These are common steps in troubleshooting your motor:

  1. Make sure that your rotor spins freely if you give it a slight push with your hand. For this test you might need to remove the electromagnet from the board as its metal core attracts to magnets on the rotor and stops it quickly.
  2. Test your electromagnet. Connect one 1.5V battery to electromagnet wires briefly. The electromagnet should push the closest magnet on the rotor. The rotor should turn 45° if you have 4 magnets on a rotor, or 90° if you have 2. If it does not – switch the wires.If your electromagnet does not work, it may be shorted. Sometimes re-winding the electromagnet may solve this problem.
Problem Cause Solution
Newly assembled motor does not work: rotor does not spin. Rotor is in a “dead spot” – the magnet is outside of reed switch working range. This usually occurs with 2 magnet rotors. The rotor will not start spinning on its own. Give it a slight push.
Rotor is jammed. Plastic washers may be rubbing against side bricks. Squeeze bricks slightly to move plastic washers in to create a small gap. You may even remove plastic sleeves completely.
Try to swap side bricks with holes.
Make sure that all four 1×2 bricks on both sides of the rotor are seated properly. You may try to rock them slightly to find the position that provides minimum friction.
You may lubricate the axles with WD-40 or any other lubricant.
Electromagnet attracts the magnets instead of repelling them. Switch the battery connection wires.
Bad connection in wiring. Thoroughly clean the wires to remove the insulation.
Reed switch is too far from the rotor. Move reed switch closer.
Reed switch does not function when a magnet passes near its center. The most sensitive part of the reed switch is not in the middle of it, but more to the side. Move the reed switch left or right.
The battery is dead or battery voltage is low. Motor does not work on voltages below 1.2 Volts. Make sure that the batteries are fresh.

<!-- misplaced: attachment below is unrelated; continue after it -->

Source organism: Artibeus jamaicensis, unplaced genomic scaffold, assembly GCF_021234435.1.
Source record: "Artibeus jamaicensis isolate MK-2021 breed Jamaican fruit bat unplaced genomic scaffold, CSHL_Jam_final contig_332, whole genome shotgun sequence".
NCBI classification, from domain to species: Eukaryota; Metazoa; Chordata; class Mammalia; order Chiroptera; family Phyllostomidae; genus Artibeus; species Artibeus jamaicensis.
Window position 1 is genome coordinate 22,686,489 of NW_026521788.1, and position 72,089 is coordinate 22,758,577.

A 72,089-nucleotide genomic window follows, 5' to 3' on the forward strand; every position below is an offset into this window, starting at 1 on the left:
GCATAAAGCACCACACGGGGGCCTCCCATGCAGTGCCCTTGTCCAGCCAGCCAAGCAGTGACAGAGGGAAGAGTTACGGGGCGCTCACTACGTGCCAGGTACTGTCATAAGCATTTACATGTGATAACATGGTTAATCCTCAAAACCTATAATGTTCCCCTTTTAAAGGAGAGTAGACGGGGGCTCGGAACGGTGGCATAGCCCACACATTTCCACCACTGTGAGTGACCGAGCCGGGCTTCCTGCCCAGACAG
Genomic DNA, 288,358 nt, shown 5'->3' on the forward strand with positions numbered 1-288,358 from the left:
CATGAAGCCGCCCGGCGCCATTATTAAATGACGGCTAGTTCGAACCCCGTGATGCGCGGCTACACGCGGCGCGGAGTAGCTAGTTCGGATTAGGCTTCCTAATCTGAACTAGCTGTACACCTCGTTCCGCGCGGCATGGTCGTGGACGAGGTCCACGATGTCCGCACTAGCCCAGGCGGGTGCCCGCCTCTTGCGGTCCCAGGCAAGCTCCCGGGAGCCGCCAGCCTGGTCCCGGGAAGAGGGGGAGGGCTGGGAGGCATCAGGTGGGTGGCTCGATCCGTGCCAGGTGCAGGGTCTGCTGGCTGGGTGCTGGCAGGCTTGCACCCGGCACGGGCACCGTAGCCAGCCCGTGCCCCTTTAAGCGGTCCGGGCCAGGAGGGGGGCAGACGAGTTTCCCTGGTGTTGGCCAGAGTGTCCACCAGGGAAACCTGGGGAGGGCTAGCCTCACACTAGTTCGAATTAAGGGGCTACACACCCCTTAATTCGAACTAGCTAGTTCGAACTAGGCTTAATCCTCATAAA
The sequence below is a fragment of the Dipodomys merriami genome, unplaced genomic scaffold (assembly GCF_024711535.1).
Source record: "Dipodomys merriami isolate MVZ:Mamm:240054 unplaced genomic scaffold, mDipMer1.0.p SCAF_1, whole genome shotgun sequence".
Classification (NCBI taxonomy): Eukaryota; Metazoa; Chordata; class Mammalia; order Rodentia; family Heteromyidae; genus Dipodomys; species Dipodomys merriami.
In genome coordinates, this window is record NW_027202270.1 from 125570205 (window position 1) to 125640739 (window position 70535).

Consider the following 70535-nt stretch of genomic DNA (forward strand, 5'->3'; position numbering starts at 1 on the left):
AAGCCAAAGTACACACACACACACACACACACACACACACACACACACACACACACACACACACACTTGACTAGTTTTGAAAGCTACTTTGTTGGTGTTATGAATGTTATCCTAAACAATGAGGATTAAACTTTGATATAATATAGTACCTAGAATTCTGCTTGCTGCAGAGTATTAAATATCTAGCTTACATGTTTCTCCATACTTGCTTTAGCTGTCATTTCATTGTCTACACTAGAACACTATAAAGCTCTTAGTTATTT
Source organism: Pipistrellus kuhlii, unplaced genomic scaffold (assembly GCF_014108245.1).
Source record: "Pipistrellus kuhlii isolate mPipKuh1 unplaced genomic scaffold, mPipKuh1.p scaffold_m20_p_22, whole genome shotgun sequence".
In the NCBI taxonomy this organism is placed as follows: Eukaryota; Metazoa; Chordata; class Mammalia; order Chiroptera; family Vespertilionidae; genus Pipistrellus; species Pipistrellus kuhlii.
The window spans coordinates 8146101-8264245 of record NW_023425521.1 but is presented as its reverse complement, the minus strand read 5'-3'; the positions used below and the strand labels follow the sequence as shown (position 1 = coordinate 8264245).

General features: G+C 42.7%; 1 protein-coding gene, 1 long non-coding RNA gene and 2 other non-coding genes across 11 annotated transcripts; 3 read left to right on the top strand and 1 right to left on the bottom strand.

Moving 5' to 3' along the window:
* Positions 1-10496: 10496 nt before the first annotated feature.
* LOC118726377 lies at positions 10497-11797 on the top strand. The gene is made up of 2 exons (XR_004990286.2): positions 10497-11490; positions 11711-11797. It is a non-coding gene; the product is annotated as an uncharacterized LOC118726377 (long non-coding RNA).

One of the magnets is not repelling. Tear this magnet off and glue it upside down. All of the magnets should have the same pole
facing outside.
Rotor turns 45°, bounces up and down, and then stops in this position. If the magnets are not centered on the rotor surfaces two of them might be too close to each other. In this case the reed switch may activate prematurely not allowing the next magnet to pass by the electromagnet.

It may also happen if the reed switch is too sensitive.
Try to slide the reed switch under the cable ties in and out until the motor starts reliably in all four positions of the rotor.
Center all four magnets on the rotor flat surfaces.
Change the position of the reed switch and/or electromagnet.
Motor worked fine for a while but then stopped working. The battery is dead or battery voltage is low. Get a new battery. Motor does not work on voltages below 1.2 Volts.
If you use high voltage (6V or higher) you can see a blue spark inside of the reed switch. Sometimes it may weld the contacts together. Disconnect the battery. Flick the reed switch tube slightly. In most cases it will fix the problem temporarily. Afterwards it is recommended to lower the voltage or connect a ZNR parallel to the reed switch. You may also need to replace the reed switch.
The electromagnet gets hot. Not enough wire used for the electromagnet. Make sure that the electromagnet coil has enough wire. Use almost all the wire from the spool.
Short connection inside the electromagnet. Re-wind the electromagnet. It is better to use a new spool of wire, but sometimes the old wire may still work.
Magnets hit the reed switch. Reed switch is not aligned properly with reed switch brick. Tighten cable ties. Align the reed switch trying to move it away from the rotor. If you have trouble with that you may add a couple of toothpicks:Reed switch with 2 toothpicks
Magnets hit the base plate. Magnets are not properly centered or glue layer is too thick. You need to find five 1×2 plates and place them under 1×2 bricks. You may also need 1×1 plate under electromagnet support brick. Glue additional 1×1 plate under speed control knob for kits #13-14.
Electromagnet is not aligned with rotor axle. 1×1 supporting brick lifts the end of the electromagnet too high. Remove the knob on 1×1 brick with sharp knife or sand it down to decrease its height.
Motor is too noisy and does not achieve the speed stated in technical parameters. Too much friction or worn holes in side bricks. Lubricate the axles where they contact blue side bricks. You may use a drop of oil from your car dipstick, WD-40, or even vegetable oil.
If you want to make your motor look nicer… Add four 1×2 tiles:Motor #11 with four 1x2 tiles

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